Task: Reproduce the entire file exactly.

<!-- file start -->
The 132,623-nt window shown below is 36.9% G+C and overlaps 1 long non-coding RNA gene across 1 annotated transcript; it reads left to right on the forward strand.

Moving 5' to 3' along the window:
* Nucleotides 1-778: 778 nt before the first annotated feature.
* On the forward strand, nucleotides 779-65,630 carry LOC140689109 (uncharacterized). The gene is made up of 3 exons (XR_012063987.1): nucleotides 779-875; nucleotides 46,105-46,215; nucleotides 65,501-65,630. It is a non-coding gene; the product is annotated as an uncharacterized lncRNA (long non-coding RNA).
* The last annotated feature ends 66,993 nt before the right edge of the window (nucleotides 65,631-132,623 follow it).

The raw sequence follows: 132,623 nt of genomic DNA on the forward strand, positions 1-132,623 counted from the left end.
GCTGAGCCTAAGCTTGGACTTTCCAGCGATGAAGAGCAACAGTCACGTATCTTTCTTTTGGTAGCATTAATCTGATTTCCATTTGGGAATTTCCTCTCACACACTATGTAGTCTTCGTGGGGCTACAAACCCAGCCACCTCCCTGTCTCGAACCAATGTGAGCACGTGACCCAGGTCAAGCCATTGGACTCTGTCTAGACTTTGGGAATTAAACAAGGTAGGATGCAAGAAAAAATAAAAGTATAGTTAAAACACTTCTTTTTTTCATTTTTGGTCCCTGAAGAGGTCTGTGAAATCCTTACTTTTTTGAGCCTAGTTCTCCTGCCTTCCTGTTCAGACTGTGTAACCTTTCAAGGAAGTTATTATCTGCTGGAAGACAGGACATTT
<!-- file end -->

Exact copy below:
The 132,623-nt window shown below is 36.9% G+C and overlaps 1 long non-coding RNA gene across 1 annotated transcript; it reads left to right on the forward strand.

Moving 5' to 3' along the window:
* Nucleotides 1-778: 778 nt before the first annotated feature.
* On the forward strand, nucleotides 779-65,630 carry LOC140689109 (uncharacterized). The gene is made up of 3 exons (XR_012063987.1): nucleotides 779-875; nucleotides 46,105-46,215; nucleotides 65,501-65,630. It is a non-coding gene; the product is annotated as an uncharacterized lncRNA (long non-coding RNA).
* The last annotated feature ends 66,993 nt before the right edge of the window (nucleotides 65,631-132,623 follow it).

The raw sequence follows: 132,623 nt of genomic DNA on the forward strand, positions 1-132,623 counted from the left end.
GCTGAGCCTAAGCTTGGACTTTCCAGCGATGAAGAGCAACAGTCACGTATCTTTCTTTTGGTAGCATTAATCTGATTTCCATTTGGGAATTTCCTCTCACACACTATGTAGTCTTCGTGGGGCTACAAACCCAGCCACCTCCCTGTCTCGAACCAATGTGAGCACGTGACCCAGGTCAAGCCATTGGACTCTGTCTAGACTTTGGGAATTAAACAAGGTAGGATGCAAGAAAAAATAAAAGTATAGTTAAAACACTTCTTTTTTTCATTTTTGGTCCCTGAAGAGGTCTGTGAAATCCTTACTTTTTTGAGCCTAGTTCTCCTGCCTTCCTGTTCAGACTGTGTAACCTTTCAAGGAAGTTATTATCTGCTGGAAGACAGGACATTT